Jason Vaughn, former president of Houston Young Republicans, added: “I’m highly involved in Republican politics in Harris and didn’t even know this guy existed. The district was literally drawn to be a Democrat district.”

To put a few numbers on this, if you threw out every vote cast in the HD135 race on Election Day, Rosenthal still wins by 4,161 votes. Mike May collected 6,055 votes on Election Day. If you doubled that, if you somehow accept that the problems at a handful of voting locations prevented as many people who voted for him on all of Election Day from voting for him at all, without anyone who might have not voted selecting Rosenthal instead, he would still lose by 131 votes. This doesn’t come close to passing the sniff test. The only rational response by Speaker Phelan is to declare it frivolous. We’ll see. A statement from Rep. Rosenthal is here, and from County Attorney Menefee is here.

The people may have spoken, but who’s listening?

How much respect to city councils owe voter-approved referenda?

Voters in two Central Texas cities overwhelmingly passed propositions earlier this month that would stop citations and arrests for low-level marijuana offenses within city limits. But elected officials in Bell County are pushing back.

On Tuesday, Harker Heights City Council voted to repeal the measure, saying that decriminalizing small amounts of marijuana was inconsistent with state law, as marijuana possession remains illegal statewide and federally. The City Council in Killeen agreed to put its decriminalization measure on hold as elected officials there weigh whether to repeal, amend or green light the ordinance that passed on Election Day.

Neither ballot measure legalizes marijuana. Instead, they prevent people from being cited or arrested for having up to 4 ounces of the drug. The propositions also prohibit city police officers from stopping someone because they smelled marijuana.

David Bass, the founder of Texas Veterans for Medical Marijuana, told City Council on Tuesday that the people of Killeen have spoken. Regardless of the legality of marijuana, the ordinance was clear and he said the council should respect voters’ decision.

“What I know is that the people of Killeen voted overwhelmingly for our police to stop arresting people for small amounts of cannabis,” Bass said. “We should listen to the will of the people of Killeen.”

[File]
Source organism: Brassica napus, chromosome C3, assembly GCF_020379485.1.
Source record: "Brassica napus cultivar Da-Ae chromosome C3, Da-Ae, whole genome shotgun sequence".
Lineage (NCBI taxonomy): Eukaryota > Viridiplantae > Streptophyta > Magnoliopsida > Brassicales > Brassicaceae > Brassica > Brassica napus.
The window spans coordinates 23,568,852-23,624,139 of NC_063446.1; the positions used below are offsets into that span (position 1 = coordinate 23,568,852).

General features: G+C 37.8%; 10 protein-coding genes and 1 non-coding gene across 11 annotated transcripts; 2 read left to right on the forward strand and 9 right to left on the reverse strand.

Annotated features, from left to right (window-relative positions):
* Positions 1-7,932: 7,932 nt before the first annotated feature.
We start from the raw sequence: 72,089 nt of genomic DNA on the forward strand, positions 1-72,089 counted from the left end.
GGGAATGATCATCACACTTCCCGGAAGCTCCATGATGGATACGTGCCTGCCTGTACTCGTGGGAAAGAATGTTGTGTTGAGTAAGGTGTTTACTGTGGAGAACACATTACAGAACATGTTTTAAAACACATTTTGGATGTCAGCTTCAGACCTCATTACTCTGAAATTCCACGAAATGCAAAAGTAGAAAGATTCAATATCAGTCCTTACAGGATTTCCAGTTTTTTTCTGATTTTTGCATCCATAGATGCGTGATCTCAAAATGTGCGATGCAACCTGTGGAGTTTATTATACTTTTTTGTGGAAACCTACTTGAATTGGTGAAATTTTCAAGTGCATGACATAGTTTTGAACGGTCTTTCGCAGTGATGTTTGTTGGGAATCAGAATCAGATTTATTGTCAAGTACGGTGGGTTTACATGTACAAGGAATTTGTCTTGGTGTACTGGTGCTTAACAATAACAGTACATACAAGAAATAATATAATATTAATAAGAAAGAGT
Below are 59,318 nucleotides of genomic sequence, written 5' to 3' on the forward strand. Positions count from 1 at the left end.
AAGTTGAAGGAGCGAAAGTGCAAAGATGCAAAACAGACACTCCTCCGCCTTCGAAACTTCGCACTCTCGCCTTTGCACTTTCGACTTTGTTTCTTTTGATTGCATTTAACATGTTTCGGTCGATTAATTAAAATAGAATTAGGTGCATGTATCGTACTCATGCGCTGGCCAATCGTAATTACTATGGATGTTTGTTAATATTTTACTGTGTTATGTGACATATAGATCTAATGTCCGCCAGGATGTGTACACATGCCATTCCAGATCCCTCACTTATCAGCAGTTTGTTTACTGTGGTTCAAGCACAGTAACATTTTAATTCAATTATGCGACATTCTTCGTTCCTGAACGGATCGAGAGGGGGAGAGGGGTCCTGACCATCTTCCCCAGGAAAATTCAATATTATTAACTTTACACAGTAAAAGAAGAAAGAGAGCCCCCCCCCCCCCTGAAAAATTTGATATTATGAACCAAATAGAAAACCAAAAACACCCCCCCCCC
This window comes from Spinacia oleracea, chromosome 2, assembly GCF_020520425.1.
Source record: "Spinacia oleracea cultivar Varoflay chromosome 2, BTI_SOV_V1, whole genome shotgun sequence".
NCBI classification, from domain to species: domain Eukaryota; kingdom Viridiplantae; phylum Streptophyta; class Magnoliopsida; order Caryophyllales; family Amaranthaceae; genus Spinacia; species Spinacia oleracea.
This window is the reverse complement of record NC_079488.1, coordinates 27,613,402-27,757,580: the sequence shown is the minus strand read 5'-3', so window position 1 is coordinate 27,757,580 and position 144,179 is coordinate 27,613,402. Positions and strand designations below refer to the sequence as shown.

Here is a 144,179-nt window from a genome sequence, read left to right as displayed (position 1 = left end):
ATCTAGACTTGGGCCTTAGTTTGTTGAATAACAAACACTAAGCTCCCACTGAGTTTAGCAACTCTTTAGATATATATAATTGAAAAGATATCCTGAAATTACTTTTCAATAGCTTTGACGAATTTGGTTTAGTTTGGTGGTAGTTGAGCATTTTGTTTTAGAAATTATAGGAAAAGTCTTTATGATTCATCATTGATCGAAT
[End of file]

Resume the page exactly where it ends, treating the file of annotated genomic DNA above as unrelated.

Shirley Fleming, a former Killeen city councilwoman, told the Harker Heights City Council that repealing the ordinance could make residents feel like their vote doesn’t matter.

“If you stomp on this, a lot of people will say, ‘My vote doesn’t count,’” Fleming said. “Let’s respect their vote.”

See here for some background. With all due respect to Ms. Fleming, and speaking as someone who supports these measures and would vote for a similar one if it were to be on my ballot someday, I don’t think it’s quite that simple. All of the city council members here were also elected by the people, and if they believe that the ordinances that were adopted without their input are bad policy, then it’s consistent with their mandate as elected officials to take action as they see fit. I wouldn’t have done it this way – some public hearings would have been a better way to begin – and if I were a dissenting council member I’d have approached it from the perspective of modification rather than repeal. But they can do this, and I don’t see it as necessarily ignoring the will of the people but as different mandates.

Look at it this way: A President gets elected, begins to implement a policy agenda, and then two years later the voters elect a Congressional majority from the opposing party. Both were duly elected with a valid mandate, it’s just that those mandates conflict with each other. This isn’t a perfect analogy – the opposition Congress and the incumbent President were surely campaigning directly against each other, and the new Congress or the existing President may well not reflect a true majority of voters for various reasons – but the idea is the same. The voters may now render a judgment on those city council members in the next election, and that may or may not provide clarity. That’s just the nature of our system.